Rising inflation, a new Prime Minister, faltering markets, the continuing war in Ukraine and the passing of the country’s longest-serving monarch…a lot’s happened since the last review in June.
It’s been a turbulent time during which we’ve witnessed no shortage of discussion about what it means for people’s finances. Yes, as a country we’re on course to see living standards fall, but according to Graeme and Paul, clients are taking events in their stride and remain relatively sanguine.
Graeme says clients have avoided any knee-jerk reaction to what, after all, are external events beyond their control. “Our clients have been through these kinds of cycles before and as long as they have their income coming in, their financial plans haven’t really changed.”
While markets have faltered in recent months, Graeme says he’s seen no move for clients to withdraw their investments. Similarly, in response to inflation, currently running at just under 10%, he says, clients have resisted the temptation to switch to assets which, while potentially offering higher returns, are also more volatile.
Paul acknowledges that while over the past three months, all Courtiers Funds bar the Corporate Bond Fund are in negative territory, all but one are also in the top quartile over five years and those that have been running for more than 10 years (the Courtiers Multi-Asset Funds) are in the top quartile over that period.
As for inflation and rising bills, Graeme says that while some clients might be “a little worried” about the spiralling cost of living, particularly energy bills, “it doesn’t have a huge impact on what they do day-to-day.”
Even if inflation was to increase to 22% as Goldman Sachs warned in August, Paul says that income strategies and cash reserves put in place as part of the financial planning process should mitigate the effects.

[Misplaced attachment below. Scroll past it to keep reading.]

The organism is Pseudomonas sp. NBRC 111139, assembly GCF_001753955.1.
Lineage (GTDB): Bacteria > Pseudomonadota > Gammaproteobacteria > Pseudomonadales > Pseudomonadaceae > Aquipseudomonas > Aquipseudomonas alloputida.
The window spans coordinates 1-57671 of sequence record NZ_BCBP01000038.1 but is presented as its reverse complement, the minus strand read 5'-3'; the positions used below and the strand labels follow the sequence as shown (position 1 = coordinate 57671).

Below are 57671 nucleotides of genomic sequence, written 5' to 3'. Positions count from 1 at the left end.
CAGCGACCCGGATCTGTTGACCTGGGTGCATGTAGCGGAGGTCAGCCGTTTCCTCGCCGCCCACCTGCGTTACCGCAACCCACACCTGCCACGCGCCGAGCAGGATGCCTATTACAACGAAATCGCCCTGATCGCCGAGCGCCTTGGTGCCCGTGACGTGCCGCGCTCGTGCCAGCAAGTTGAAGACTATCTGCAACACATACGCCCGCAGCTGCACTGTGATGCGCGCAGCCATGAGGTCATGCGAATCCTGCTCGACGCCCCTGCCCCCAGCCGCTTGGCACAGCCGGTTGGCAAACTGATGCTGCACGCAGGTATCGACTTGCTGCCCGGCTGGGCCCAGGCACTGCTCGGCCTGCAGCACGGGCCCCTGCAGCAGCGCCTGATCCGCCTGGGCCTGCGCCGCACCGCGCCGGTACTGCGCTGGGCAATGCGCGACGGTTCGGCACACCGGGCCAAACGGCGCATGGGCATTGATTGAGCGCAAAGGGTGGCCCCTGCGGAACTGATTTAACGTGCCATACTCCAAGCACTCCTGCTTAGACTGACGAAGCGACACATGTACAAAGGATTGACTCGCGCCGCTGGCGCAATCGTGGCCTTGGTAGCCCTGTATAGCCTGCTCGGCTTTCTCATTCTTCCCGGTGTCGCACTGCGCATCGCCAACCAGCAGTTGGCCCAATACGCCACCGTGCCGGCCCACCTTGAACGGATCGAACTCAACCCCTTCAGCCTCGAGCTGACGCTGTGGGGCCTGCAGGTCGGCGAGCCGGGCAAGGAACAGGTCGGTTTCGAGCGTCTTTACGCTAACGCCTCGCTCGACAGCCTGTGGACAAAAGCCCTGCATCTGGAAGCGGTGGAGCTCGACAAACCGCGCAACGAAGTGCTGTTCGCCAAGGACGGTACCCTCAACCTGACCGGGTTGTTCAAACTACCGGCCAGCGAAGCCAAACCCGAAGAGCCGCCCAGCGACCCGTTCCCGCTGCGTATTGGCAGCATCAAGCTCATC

Rather than concerns about the general economy, Paul says he and the rest of the Private Clients Team have been busy fielding enquiries regarding the recent introduction of the Trust Registration Service (TRS). “Our Advisers have been liaising with an accountancy firm on behalf of clients and the accountancy firm are then registering the trust. We are also keeping clients up to date with the process and developments.”
With inflation forecast to go higher, Graeme acknowledges that those clients with final salary pensions even if they include a degree of indexing for inflation “won’t see their payments keeping pace”. However, he says a lot of clients have accumulated a cash buffer over the last couple of years, which will mitigate the impact. He says he doesn’t “see a huge issue at this stage” although if these high rates of inflation “are sustained for a few years” this could change.
For clients with a Defined Contribution (DC) pension, Graeme says that’s where financial planning comes into its own. Using cashflow modelling, Advisers can simulate different scenarios to help clients work out the appropriate level of income to take.
Graeme regards the current levels of inflation and indeed interest rates “as a small correction” from what in both cases are very low bases.
Graeme says one of clients’ top concerns is how best to support their children and grandchildren financially, and particularly how to help them onto the property ladder. “We’ve had a number of clients gift from their investments for these events.” Even though a grandchild won’t be able to access the money before their mid to late 50s, Paul says Junior SIPPs (Self-Invested Pension Plans) are one option. The grandchildren benefit by not having to put aside so much for their pension allowing them “to spend more on housing costs,” he explains.
As for the arrival of Liz Truss in 10 Downing Street, Graeme is sceptical that her commitment to cut taxes will actually be delivered. “I don’t see how they’ve got any leverage to cut tax given the amount they spent on keeping the economy going during the pandemic, and also against the backdrop of fiscal packages to assist with the rising cost of energy economy. The government will need to borrow more over the coming months to fund their expenditure plans.”
Paul also questions whether tax cuts will be possible following a review carried out last year, which proposed changes that would result in higher levels of Capital Gains Tax as an area of possible concern for clients. We wrote about the government’s response to this in January this year.
Paul says, it’s a case of wait and see. “Clients have been through this sort of scenario before and they “know and trust that we’ll do what’s right for them whatever the changes.”
A special ‘fiscal event’ due to take place tomorrow, Friday 23 September, should provide the first real evidence of how committed Truss’s new administration is to honouring those promises. Look out for our coverage of this important event.